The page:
So i don't buy the idea that "get folks to what they want, quickly" is a one size fits all approach. It can be great ... but do it badly and it could mess up the quality signals.

gehrlekrona




msg:4371722
 1:17 am on Oct 7, 2011 (gmt 0)

Looks like today is going to be a really BAD day :(
I had a few days with growing numbers but then yesterday it started going down with 30% and today it seems like it going to be another 30%, so not a good day.

Lenny2




msg:4371726
 1:26 am on Oct 7, 2011 (gmt 0)

@gehrlekrona:

Have you been affected by previous iterations of Panda? Specifically have you been slammed down by other versions of Panda only to lose more traffic today/yesterday? Or is this the first time?

gehrlekrona




msg:4371728
 1:33 am on Oct 7, 2011 (gmt 0)

@lenny2, been hit by all of them I think. Wasn't expecting anything now again, but who knows anymore.
What I don't understand is that i usually have the same kewords repeating over and over with little iterations, but when it's bad, then there goes minutes without the usual keywords, actually without any hits at all, whic is REALLY unusual.
If people are like me, then they are lazy, so when I search in Google, i, a lot of time, choose one of the suggestions. Can it be that Google change the suggestionsn all the time and that's what makes a site be hit by Panda?

tedster




msg:4371730
 1:53 am on Oct 7, 2011 (gmt 0)

honestman, I can't imagine that those kinds of sharing sites cause penalties. It's the overall pattern of traffic that people are assuming (it isn't proven) that Google measures, and those sites would not contribute all that much traffic to any one site.

courier




msg:4371824
 9:25 am on Oct 7, 2011 (gmt 0)


The healthy sign for entry pages coming from organic search results is a "long click",

Does this mean we have to slow our search results down, or make it more dificult to find what the user is looking for in order to have users spend more time on our sites? I suppose this is what is being reported that Google has done, making search results not as accurate.

I know speaking about myself, if I am making a purchase or finding information the quicker I can do this the better. Even here, how many people read entire posts? Google is not making money if you are not using their site, so perhaps a short click could benefit.

Hissingsid




msg:4371842
 10:03 am on Oct 7, 2011 (gmt 0)

"Long Click"

Perhaps that is why video sites are boosted.

zeus




msg:4371853
 10:52 am on Oct 7, 2011 (gmt 0)

I must say the traffic I have lost since April is mostly English speaking version of google, like google.com, when I check ranking on .it it looks good.

suggy




msg:4371865
 12:31 pm on Oct 7, 2011 (gmt 0)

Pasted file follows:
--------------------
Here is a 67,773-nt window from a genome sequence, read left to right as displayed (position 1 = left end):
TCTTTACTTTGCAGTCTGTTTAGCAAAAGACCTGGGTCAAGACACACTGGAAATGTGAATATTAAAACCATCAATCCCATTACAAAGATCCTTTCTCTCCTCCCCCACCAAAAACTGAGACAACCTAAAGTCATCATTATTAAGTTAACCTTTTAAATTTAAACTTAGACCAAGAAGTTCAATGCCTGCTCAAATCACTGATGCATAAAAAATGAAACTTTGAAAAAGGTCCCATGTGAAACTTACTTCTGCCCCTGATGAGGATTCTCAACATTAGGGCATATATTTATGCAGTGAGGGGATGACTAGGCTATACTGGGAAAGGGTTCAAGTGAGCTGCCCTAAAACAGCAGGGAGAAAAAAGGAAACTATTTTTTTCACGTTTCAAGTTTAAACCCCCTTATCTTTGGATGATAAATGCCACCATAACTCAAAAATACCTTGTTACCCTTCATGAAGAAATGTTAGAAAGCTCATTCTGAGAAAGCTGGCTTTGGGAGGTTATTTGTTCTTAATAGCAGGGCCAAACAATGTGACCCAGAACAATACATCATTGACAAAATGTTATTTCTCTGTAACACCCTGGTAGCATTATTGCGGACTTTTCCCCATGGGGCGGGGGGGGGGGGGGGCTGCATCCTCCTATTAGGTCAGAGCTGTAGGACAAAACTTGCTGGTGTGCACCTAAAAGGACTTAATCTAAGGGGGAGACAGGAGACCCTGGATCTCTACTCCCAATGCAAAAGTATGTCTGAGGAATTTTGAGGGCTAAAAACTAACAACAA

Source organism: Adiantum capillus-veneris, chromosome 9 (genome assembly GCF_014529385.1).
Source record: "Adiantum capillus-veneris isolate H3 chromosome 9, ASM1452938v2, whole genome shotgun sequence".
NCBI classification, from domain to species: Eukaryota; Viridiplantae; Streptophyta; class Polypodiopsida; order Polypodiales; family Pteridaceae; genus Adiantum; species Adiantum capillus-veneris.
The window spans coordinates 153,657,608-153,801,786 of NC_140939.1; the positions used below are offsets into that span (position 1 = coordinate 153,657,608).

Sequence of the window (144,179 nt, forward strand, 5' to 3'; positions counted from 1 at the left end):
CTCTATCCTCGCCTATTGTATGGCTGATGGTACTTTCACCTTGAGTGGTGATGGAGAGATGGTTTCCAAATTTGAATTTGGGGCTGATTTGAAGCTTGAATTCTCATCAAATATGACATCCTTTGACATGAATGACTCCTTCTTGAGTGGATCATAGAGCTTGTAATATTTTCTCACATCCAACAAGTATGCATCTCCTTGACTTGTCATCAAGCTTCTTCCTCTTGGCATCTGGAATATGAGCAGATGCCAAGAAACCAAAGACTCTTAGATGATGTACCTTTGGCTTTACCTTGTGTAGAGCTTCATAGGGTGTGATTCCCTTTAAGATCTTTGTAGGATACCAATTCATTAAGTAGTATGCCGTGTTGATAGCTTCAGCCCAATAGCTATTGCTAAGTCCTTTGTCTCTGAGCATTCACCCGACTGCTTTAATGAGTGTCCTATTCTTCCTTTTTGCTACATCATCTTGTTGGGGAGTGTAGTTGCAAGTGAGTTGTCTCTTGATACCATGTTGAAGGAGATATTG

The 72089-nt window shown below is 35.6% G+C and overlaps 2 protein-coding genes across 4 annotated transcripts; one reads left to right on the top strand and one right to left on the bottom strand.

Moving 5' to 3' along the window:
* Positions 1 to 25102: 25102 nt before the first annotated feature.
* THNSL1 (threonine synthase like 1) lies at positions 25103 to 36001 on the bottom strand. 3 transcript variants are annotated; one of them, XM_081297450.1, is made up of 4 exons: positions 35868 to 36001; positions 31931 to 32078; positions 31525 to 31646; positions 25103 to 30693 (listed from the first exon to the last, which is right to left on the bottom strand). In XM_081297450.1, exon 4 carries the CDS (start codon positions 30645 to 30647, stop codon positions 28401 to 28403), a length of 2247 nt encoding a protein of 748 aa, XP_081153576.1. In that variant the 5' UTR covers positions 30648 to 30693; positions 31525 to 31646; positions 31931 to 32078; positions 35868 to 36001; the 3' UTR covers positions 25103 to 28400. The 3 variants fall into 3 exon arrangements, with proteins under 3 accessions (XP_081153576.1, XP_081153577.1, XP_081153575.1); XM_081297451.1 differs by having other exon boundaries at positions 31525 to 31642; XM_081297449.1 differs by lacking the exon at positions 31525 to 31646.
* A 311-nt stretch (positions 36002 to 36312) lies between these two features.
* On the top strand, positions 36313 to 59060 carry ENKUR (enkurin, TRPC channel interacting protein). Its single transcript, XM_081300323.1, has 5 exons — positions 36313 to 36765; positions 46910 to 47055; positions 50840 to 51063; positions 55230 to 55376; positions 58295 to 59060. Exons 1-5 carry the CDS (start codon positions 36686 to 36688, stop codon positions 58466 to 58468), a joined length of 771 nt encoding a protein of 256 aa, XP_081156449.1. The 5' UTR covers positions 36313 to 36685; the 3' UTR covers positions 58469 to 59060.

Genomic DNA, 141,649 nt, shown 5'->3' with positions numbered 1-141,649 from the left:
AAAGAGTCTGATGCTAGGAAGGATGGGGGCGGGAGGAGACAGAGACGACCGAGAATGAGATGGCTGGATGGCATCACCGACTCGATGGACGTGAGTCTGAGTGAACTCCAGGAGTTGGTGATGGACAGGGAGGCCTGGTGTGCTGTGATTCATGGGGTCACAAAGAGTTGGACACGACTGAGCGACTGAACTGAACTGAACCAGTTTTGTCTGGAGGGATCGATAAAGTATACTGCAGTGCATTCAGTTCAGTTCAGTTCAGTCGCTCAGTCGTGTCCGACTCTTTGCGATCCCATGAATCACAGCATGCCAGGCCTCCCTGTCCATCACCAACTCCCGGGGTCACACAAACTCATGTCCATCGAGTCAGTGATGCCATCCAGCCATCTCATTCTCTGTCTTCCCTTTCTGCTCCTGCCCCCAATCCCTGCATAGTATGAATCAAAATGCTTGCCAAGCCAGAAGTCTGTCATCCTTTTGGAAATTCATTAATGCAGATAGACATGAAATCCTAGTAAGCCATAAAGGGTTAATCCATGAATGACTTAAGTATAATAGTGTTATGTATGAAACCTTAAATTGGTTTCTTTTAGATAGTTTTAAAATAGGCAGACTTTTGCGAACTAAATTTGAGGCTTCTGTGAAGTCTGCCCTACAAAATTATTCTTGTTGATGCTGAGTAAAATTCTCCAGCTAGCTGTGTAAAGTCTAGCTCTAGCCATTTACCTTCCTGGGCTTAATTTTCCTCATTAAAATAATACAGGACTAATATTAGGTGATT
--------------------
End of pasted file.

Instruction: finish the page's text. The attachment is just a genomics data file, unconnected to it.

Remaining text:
Courier - no, it means you need to add more value and esnure you only target the most relevant phrases with your SEO.

Bounce rate on its own is not relevant. Time on page/ site on its own is not relevant. Both are only relevant in the context of whether people return to Google to "try again" by clicking another search result or perform a similar search.

So, you absolutely can satisfy visitors quickly, so long as you satisfy them! Otherwise, you need to keep them busy for a bit as a minimum.

netmeg




msg:4371868
 12:42 pm on Oct 7, 2011 (gmt 0)

My best performing, best ranked site with the most traffic has a HUGE bounce rate on the home page, because there's a great big box with the most important information that most people want to know. It's been there for over ten years. Hasn't hurt me in the least. YMMV.

suggy




msg:4371894
 1:40 pm on Oct 7, 2011 (gmt 0)

@netmeg

Your example is absolutely consistent with my observation; time on site and bounce are only relevant in the context of what happens next.

Hissingsid




msg:4371903
 1:52 pm on Oct 7, 2011 (gmt 0)

Bounce rate on its own is not relevant. Time on page/ site on its own is not relevant. Both are only relevant in the context of whether people return to Google to "try again" by clicking another search result or perform a similar search.


Is this a fact or just a hypothesis expressed with great confidence?

suggy




msg:4371911
 2:04 pm on Oct 7, 2011 (gmt 0)

Is a fact that I heard from a Google employee? No.

Is it an inescapable fact in the context of searcher behaviour? Absolutely.

We don't need someone to confirm that 2+2=4 and likewise we don't need Google to confirm that bounce rates and time on site analysed out of the clickstream don't say anything about user satisfaction. That's reality.

Now, on the basis that Google hires the smartest PhDs in the world (allegedly), it shouldn't take them long to figure that out.

courier




msg:4371915
 2:18 pm on Oct 7, 2011 (gmt 0)

Both are only relevant in the context of whether people return to Google to "try again" by clicking another search result or perform a similar search.

Yes I agree, but if I am shopping for widgets and click on a site only to find out the widget costs $$$, am I not going shop around to find the cheapest? immediately I am going to check 2, 3 or perhaps 5 other sites to see what is the cheapest, which will likely be seen as a high bounce rate. I probably will not read any content, the quicker I make the purchase the better. I am sure I am not the only person who shops like this.

Like netmeg I have a huge bounce rate, on my best earning site the majority of visitors are away within 5 seconds, many may come back later or over the next few days for more prices before either buying from me or another site.

walkman




msg:4371917
 2:23 pm on Oct 7, 2011 (gmt 0)

The long click is an old trick but there's something else added here. For almost all sites Google does not have the data to analyze for each keyword along with its click data, and even if they do any SE referrals can easily ruin your profile by sending you better /worse traffic. You may have an amazing site but if Google sent people looking for something you don't have they will go back. If you sell Nike shoes and Google sends you people looking for 'Nike shoes' you will do way better than another site that gets most of its traffic via 'Nike Shoes size 13 black color' type referrals. Who's fault is it?

If you read the threads about Mayday [webmasterworld.com...] you will find a sort of mini-Panda, many sites lost their long tail and 'better sites' (authority, brand) got it. IMO, Panda is the next step, after Vince and Mayday, this time to take away even more or all long tail.